Paintings You Should Know: Artemisia Gentileschi’s ‘Self Portrait as the Allegory of Painting’, 1638-39

Artemisia Gentileschi Self Portrait as the Allegory of Painting 1638to9
Artemisia Gentileschi, Self-Portrait as the Allegory of Painting, 1638-9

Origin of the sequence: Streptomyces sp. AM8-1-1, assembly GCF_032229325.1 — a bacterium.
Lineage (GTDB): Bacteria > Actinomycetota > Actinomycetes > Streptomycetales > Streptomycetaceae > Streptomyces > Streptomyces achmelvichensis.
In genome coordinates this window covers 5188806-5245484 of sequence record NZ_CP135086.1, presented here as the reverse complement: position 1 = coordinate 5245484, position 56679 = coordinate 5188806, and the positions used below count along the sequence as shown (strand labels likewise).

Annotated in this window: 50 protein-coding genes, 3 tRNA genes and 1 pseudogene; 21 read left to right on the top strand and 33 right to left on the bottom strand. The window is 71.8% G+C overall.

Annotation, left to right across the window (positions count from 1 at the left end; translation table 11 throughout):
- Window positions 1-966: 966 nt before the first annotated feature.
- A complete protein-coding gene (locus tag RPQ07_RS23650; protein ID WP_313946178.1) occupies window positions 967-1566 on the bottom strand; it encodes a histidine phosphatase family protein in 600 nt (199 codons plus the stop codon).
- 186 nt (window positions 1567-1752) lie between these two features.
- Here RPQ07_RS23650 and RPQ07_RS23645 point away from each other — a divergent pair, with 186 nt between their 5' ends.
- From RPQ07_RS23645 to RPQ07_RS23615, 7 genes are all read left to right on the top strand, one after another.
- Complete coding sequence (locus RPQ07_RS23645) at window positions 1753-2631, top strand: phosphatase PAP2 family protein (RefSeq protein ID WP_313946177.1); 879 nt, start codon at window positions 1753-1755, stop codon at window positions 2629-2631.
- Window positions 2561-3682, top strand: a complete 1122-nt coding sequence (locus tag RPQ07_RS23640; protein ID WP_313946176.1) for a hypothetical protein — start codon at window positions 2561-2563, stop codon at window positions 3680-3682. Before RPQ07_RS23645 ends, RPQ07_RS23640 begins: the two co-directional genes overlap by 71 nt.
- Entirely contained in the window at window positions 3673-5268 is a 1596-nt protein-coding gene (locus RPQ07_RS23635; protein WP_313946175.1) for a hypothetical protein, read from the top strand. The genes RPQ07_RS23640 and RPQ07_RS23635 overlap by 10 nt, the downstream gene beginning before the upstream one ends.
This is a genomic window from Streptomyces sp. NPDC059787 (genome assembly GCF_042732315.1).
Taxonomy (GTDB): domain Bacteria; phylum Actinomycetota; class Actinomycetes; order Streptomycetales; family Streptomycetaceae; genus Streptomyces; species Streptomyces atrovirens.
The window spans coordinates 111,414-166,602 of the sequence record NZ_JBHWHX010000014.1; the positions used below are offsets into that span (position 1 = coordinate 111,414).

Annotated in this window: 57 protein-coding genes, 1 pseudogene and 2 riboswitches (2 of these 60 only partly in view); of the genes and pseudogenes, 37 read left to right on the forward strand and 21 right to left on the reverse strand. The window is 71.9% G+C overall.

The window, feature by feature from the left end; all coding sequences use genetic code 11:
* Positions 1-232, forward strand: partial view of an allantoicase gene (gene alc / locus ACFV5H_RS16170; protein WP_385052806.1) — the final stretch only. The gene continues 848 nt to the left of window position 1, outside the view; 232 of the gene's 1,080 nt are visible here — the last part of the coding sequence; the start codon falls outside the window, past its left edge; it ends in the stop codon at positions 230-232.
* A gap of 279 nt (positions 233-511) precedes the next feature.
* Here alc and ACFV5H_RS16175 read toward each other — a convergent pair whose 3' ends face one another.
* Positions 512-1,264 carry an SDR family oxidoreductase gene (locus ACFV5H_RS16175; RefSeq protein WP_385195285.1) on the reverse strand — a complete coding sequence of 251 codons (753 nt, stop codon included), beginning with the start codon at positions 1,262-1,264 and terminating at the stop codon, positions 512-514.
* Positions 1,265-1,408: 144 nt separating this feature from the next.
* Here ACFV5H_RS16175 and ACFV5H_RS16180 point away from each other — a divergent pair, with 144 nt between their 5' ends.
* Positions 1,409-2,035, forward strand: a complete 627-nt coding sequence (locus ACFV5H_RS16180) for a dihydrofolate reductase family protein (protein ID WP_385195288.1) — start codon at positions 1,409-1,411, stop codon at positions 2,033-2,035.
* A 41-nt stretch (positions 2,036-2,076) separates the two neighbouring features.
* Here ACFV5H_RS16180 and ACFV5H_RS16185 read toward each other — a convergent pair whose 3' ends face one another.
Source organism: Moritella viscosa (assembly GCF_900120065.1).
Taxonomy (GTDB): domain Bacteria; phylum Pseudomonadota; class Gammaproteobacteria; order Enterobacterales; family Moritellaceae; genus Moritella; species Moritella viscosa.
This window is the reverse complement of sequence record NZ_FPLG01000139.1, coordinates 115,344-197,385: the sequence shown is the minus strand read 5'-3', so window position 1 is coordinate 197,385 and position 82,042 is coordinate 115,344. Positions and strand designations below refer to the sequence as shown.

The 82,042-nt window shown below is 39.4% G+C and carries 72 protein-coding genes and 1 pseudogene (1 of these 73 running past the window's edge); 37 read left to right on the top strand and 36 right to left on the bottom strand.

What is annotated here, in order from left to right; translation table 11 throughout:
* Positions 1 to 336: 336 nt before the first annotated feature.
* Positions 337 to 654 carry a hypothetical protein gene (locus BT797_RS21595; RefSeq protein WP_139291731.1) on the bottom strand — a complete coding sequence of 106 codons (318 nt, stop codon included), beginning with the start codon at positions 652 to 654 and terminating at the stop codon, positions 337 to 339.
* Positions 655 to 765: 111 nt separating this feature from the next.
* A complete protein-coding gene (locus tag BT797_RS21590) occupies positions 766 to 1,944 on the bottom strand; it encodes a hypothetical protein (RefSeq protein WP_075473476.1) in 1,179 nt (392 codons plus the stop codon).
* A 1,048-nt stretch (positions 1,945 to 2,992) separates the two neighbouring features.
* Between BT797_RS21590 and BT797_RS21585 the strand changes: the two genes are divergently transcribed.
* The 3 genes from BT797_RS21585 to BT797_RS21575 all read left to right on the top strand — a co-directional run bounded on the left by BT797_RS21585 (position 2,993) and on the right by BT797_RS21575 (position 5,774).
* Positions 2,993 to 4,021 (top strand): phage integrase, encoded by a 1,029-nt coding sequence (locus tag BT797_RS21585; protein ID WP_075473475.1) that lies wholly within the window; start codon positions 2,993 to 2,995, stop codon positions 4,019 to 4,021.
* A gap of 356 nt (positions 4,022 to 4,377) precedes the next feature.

That Artemisia Gentileschi (1590-c.1654) is one of the best-known female Baroque artists is, sadly, due less to her talent as an artist than it is to the scandal which marred her teenage years, when she was raped by Agostino Tassi, a ‘friend’ of her father Orazio Gentileschi. Having initially endeavoured to salvage her honour through marriage to Tassi (a horrifying thought today, but no more than Artemisia’s rights by the standard of the time), Artemisia and her father ultimately took Tassi to court and, impressively, won. Tassi went to prison, and Artemisia’s artistic skill was overshadowed by the drama. Continue reading “Paintings You Should Know: Artemisia Gentileschi’s ‘Self Portrait as the Allegory of Painting’, 1638-39”